Answering your questions on Just Transition

Richard Hardy · 1 May 2020

Richard Hardy, Prospect national secretary for Scotland, and a member of Scotland’s Just Transition Commission, answers members’ questions from the Just Transition webinar.

On Monday, I had the novel experience of presenting a webinar on the importance of a Just Transition if we are to achieve net zero.

It’s a sign of the times that we’re now primarily engaging with Prospect members via video conferencing, but even once the coronavirus pandemic has passed, we will still face the grave threat of climate change.

So while, at the moment, there’s only one story dominating the news agenda, we can’t lose sight of another critical challenge:

How do we transition to a low carbon economy, while also protecting the local communities who will bear the brunt of this change, and ensure that they will continue to have access to high-quality, skilled and well-paid jobs?

This is an issue that Prospect that has been leading on for a long time, and judging by the response to the webinar, it would seem that Prospect’s entire membership also recognises the urgency of the matter.

Joining me on Monday’s webinar were Sue Ferns, Prospect’s senior deputy general secretary and Steven Thompson, environmental sustainability manager for the National Grid.

Thanks to everyone for taking part. I’m sure we’ll do it again soon, so keep an eye out for Prospect’s webinar emails.

Meanwhile, Monday’s webinar can be watched here in full and, as I wasn’t able to answer all the questions in the time that we had, I’ve tried my best to answer some of them here.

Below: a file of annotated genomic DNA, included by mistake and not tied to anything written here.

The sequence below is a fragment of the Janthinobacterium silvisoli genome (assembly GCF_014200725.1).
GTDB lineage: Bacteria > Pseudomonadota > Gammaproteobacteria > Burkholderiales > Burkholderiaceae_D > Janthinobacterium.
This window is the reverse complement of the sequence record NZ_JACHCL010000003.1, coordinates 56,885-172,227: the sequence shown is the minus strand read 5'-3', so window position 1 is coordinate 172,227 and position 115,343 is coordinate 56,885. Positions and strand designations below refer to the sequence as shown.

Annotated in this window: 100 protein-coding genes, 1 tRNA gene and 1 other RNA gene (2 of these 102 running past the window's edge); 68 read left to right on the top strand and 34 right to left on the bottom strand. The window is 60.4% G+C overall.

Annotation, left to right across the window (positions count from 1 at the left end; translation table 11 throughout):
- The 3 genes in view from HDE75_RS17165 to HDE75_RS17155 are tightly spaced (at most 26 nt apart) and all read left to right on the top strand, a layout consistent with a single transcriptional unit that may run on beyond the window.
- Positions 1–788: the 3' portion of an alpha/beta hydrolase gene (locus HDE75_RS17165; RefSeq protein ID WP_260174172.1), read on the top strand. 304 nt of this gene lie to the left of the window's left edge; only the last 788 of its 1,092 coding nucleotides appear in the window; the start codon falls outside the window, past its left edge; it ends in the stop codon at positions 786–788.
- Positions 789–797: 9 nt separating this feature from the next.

How can we retrain existing ‘high carbon’ energy jobs?

Many companies will do this for workers as their approach to operations and business models change, but for areas of the economy where there may not be a long term future it’s important that the government identifies its key strategies for delivering net zero.

This will enable third party training providers to develop the courses, and recruit and train the staff they will need to deliver the skills for the new economy.

It’s vital that a just transition creates and trains people for high-skill, well-paid jobs, but it’s not just about providing employment. Unions must play a part in the design of the new economy

Do you think there’s going to be a change in the net zero targets due to the pandemic? Can the pandemic be used as an excuse to change targets?

Personally, I don’t think we should be using the pandemic as an excuse, but it would be appropriate for the key players to take account of what impact the pandemic has had on progress to net zero and our ability to deliver net zero.

It’s important that any target we set retains credibility. At the Just Transition Commission we will have to revisit a substantial part of our evidence gathering due to economic changes and we will likely delay our final report.

What mechanisms will be used to develop or incorporate the sector transition plans into whole system plans?

From our perspective in Scotland this is an important question as many of the levers to assist industrial change are in reserved areas such as energy and employment law.

I think it is vital that the UK Government follows the example of the Scottish Government, and many other countries, and establishes a Just Transition Commission.

We need to examine how the greening of sectors is delivered, what role there is for government in delivery and how we ensure that it’s paid for in the fairest way by the public.

We need to stop thinking in the short-term business investment/return cycles that have largely dominated the UK since the first and second industrial revolutions.

We need the longer term approach that brought us the investments in electricity distribution and transmission, and water and gas networks in the post-war period.

How/where does the aviation and global tourist industry fit in with net zero being achieved?